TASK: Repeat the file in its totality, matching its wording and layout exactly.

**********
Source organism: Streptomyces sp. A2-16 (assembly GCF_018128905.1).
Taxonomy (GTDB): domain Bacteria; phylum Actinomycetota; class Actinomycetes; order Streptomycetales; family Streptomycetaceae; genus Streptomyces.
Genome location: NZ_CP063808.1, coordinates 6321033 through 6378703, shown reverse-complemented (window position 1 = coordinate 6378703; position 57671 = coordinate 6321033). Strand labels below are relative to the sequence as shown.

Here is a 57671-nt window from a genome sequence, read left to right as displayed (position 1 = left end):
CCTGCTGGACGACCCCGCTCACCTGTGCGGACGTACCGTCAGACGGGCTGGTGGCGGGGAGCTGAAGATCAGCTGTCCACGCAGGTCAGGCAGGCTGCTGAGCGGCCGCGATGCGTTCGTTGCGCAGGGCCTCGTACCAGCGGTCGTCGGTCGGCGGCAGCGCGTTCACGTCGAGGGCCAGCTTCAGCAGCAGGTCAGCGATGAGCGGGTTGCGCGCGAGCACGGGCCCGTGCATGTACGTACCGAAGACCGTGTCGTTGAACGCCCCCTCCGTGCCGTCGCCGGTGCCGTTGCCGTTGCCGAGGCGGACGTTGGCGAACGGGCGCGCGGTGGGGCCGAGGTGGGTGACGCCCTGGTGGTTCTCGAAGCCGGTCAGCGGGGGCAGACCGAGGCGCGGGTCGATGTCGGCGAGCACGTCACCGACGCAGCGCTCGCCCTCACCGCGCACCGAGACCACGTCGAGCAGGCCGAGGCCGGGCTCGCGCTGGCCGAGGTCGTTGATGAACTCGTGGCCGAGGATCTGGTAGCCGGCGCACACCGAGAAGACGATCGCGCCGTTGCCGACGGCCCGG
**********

Source organism: Streptomyces sp. A2-16 (assembly GCF_018128905.1).
Taxonomy (GTDB): domain Bacteria; phylum Actinomycetota; class Actinomycetes; order Streptomycetales; family Streptomycetaceae; genus Streptomyces.
Genome location: NZ_CP063808.1, coordinates 6321033 through 6378703, shown reverse-complemented (window position 1 = coordinate 6378703; position 57671 = coordinate 6321033). Strand labels below are relative to the sequence as shown.

Here is a 57671-nt window from a genome sequence, read left to right as displayed (position 1 = left end):
CCTGCTGGACGACCCCGCTCACCTGTGCGGACGTACCGTCAGACGGGCTGGTGGCGGGGAGCTGAAGATCAGCTGTCCACGCAGGTCAGGCAGGCTGCTGAGCGGCCGCGATGCGTTCGTTGCGCAGGGCCTCGTACCAGCGGTCGTCGGTCGGCGGCAGCGCGTTCACGTCGAGGGCCAGCTTCAGCAGCAGGTCAGCGATGAGCGGGTTGCGCGCGAGCACGGGCCCGTGCATGTACGTACCGAAGACCGTGTCGTTGAACGCCCCCTCCGTGCCGTCGCCGGTGCCGTTGCCGTTGCCGAGGCGGACGTTGGCGAACGGGCGCGCGGTGGGGCCGAGGTGGGTGACGCCCTGGTGGTTCTCGAAGCCGGTCAGCGGGGGCAGACCGAGGCGCGGGTCGATGTCGGCGAGCACGTCACCGACGCAGCGCTCGCCCTCACCGCGCACCGAGACCACGTCGAGCAGGCCGAGGCCGGGCTCGCGCTGGCCGAGGTCGTTGATGAACTCGTGGCCGAGGATCTGGTAGCCGGCGCACACCGAGAAGACGATCGCGCCGTTGCCGACGGCCCGG